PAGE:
NEW YORK ( TheStreet) -- Best Buy's ( BBY) efforts to breathe new life into its stores appear to be gaining traction after the big box retailer unveiled a Windows Store partnership with Microsoft ( MSFT) that mirrors a similar concept it's already rolled out with Samsung. On Thursday, Best Buy said it will create Windows stores within 500 of the company's U.S.-based outlets and another 100 in Canada, in a partnership with Microsoft that may help drive increasing consumer interest in products such as the Microsoft Surface, Windows Phone, Xbox and Microsoft's PC ecosystem. Best Buy shares gained over 2% in Thursday trading and closed at $27.56. For tech giants such as Microsoft, Samsung and even Apple ( AAPL), Best Buy store-in-store concepts increasingly appear a way to ensure new tablet, smartphone and PC products get the promotion they need with consumers. Best Buy, the nation's top retailer, also sees a benefit from such store-in-store arrangements because it helps to bolster consumer experiences and the company's overall service, potentially helping to differentiate its brick-and-mortar outlets from online competition in Amazon ( AMZN) and discounters such as Wal-Mart ( WMT) and Costco ( COST). The Windows store-within-a-store concept is similar to a partnership Best Buy unveiled with Samsung in April and which is all but complete, according to company spokesperson Jon Sandler. Like Samsung stores, the Windows Store will contain a mix of Best Buy sales staff and specialists directly from Microsoft. Windows Stores will have 1,200 Microsoft trained sales associates, according to a press release. Such specialization could be beneficial to both Microsoft in getting its Windows 8 operating system a critical mass, and in helping to revive some slumping businesses at Best Buy. For instance, while tech critics have generally found Microsoft's Windows 8 operating system to be a compelling challenge to Apple's iOS and Google's Android, they have also lamented it is a confusing interface. Having trained specialists in Best Buy, the biggest point of contact between many hardware manufacturers and the consumer, could help to familiarize the software.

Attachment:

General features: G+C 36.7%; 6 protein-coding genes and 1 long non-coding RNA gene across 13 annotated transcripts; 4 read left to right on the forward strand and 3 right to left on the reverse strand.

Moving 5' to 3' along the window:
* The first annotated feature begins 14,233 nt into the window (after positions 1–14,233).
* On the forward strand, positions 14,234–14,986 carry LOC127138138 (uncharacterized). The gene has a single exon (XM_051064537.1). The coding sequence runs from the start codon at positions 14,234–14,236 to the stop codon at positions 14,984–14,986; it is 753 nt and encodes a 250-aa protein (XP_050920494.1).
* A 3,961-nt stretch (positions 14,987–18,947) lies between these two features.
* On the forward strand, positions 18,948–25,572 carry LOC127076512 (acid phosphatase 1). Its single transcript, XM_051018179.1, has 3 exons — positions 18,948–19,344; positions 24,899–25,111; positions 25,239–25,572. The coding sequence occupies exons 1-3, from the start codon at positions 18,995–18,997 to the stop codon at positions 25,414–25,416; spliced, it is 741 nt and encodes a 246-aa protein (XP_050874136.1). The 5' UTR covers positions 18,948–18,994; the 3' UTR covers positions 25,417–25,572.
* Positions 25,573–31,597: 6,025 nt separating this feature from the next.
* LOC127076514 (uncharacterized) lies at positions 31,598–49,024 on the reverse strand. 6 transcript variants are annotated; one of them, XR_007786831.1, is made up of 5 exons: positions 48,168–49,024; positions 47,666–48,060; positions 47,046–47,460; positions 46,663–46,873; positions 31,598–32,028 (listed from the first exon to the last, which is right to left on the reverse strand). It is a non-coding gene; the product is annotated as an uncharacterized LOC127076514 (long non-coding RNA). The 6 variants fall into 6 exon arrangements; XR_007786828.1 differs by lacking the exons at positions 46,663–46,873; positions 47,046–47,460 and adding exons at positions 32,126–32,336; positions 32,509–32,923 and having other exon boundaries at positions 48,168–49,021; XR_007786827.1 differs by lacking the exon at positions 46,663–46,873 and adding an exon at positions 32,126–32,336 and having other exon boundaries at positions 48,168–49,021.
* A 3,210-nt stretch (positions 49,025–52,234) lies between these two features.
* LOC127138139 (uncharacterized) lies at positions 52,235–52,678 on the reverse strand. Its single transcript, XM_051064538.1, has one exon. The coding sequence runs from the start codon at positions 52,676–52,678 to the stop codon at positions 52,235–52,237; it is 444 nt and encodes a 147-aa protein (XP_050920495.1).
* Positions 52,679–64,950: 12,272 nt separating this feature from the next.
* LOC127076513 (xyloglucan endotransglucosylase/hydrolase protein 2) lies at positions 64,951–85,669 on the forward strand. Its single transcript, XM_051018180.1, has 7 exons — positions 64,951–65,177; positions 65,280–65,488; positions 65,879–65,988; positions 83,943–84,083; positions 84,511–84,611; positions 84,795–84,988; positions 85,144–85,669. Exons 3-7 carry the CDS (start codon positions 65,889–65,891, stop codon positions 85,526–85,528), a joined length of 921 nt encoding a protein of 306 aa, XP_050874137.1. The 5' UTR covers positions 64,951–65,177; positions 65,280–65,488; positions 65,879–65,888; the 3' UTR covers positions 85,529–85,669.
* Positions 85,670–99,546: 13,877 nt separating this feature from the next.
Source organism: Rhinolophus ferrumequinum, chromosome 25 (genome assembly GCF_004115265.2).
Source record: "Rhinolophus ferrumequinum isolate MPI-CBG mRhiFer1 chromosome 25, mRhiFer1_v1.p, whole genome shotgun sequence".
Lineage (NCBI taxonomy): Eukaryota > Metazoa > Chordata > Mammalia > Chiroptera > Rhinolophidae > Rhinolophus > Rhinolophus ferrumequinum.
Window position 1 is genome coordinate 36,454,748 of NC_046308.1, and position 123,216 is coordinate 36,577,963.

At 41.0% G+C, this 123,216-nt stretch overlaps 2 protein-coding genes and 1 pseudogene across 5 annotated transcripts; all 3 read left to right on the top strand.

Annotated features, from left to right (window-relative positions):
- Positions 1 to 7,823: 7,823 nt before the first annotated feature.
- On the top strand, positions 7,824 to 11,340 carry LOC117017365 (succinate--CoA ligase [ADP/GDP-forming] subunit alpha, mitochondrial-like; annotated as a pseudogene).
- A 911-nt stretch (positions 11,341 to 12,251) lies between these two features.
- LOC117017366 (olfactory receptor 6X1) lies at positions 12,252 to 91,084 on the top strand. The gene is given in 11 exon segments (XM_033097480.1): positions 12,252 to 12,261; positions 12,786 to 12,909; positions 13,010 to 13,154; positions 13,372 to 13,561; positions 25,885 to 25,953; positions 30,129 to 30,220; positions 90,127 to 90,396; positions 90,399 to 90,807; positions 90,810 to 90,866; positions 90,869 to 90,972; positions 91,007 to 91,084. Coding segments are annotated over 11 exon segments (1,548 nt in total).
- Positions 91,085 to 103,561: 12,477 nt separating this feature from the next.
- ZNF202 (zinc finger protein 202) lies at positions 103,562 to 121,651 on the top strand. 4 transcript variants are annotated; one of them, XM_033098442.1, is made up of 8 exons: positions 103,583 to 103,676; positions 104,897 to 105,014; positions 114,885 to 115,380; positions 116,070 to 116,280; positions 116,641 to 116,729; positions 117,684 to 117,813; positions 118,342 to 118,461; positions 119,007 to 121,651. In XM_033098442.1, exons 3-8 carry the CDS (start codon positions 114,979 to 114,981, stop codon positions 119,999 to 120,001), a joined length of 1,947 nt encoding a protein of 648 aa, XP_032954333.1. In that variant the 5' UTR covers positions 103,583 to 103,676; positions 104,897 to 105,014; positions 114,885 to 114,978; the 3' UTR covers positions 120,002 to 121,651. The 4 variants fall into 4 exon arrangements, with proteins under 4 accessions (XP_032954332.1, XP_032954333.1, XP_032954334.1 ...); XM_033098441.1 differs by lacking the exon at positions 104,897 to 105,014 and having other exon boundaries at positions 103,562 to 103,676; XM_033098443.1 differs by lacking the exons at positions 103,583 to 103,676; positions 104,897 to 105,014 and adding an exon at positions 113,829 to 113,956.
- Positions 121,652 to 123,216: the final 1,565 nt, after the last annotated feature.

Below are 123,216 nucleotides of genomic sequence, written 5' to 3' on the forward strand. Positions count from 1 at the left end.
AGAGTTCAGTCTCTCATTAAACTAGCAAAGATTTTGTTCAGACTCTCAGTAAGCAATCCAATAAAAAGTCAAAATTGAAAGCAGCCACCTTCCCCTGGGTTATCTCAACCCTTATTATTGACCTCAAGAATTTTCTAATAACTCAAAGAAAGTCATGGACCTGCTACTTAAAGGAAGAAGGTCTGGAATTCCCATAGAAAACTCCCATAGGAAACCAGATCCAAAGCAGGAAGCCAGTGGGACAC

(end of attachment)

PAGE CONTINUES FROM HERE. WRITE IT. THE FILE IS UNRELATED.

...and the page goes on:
Such a scenario would play into the hands of Best Buy, which has suffered mightily from chronic declines in PC sales. Tightening relationships with vendors, generally, seems to be Best Buy's most important strategic initiative as the company tries to boost profit margins and end a string of quarterly same-store sales declines. Sandler, the Best Buy spokesperson, calls Samsung's store-in-a-store concept "tremendous" and says the Windows Store is similar in concept, even if it will have a different look and set of products. Both concepts are indicative of Best Buy's closer work with its vendor, according to Sandler. Apple, Samsung, HP, Sony ( SNE) and LG are Best Buy's top five vendors, according to a recent analysis from Deutsche Bank analyst Mike Baker. While Best Buy's earnings remain challenged in a tough environment for PC products and electronics sales generally, Wall Street analysts highlight concepts like the Samsung and Windows Store as the way forward for the Richfield, Minn.,-based company. "These are the right moves, but they will take a little while to pay off. Once they do, the return could be quite lucrative," Michael Lasser, a UBS analyst, wrote of store-in-store concepts in a May 22 note to clients. On the other hand, he added, it was possible the gains might only be enough to "offset declines in other parts of the business." Best Buy shares have have gained strongly in 2013 and they are now far higher than year-ago levels. Continued share gains, however, are likely predicated on Best Buy proving concepts such as its Samsung and Windows Store. Strong results could create a groundswell among Best Buy's other vendors. They could also give the company's shareholders reason to believe a turnaround is taking hold, after a rough handful of years in the wake of the housing market collapse. -- Written by Antoine Gara in New York Follow @antoinegara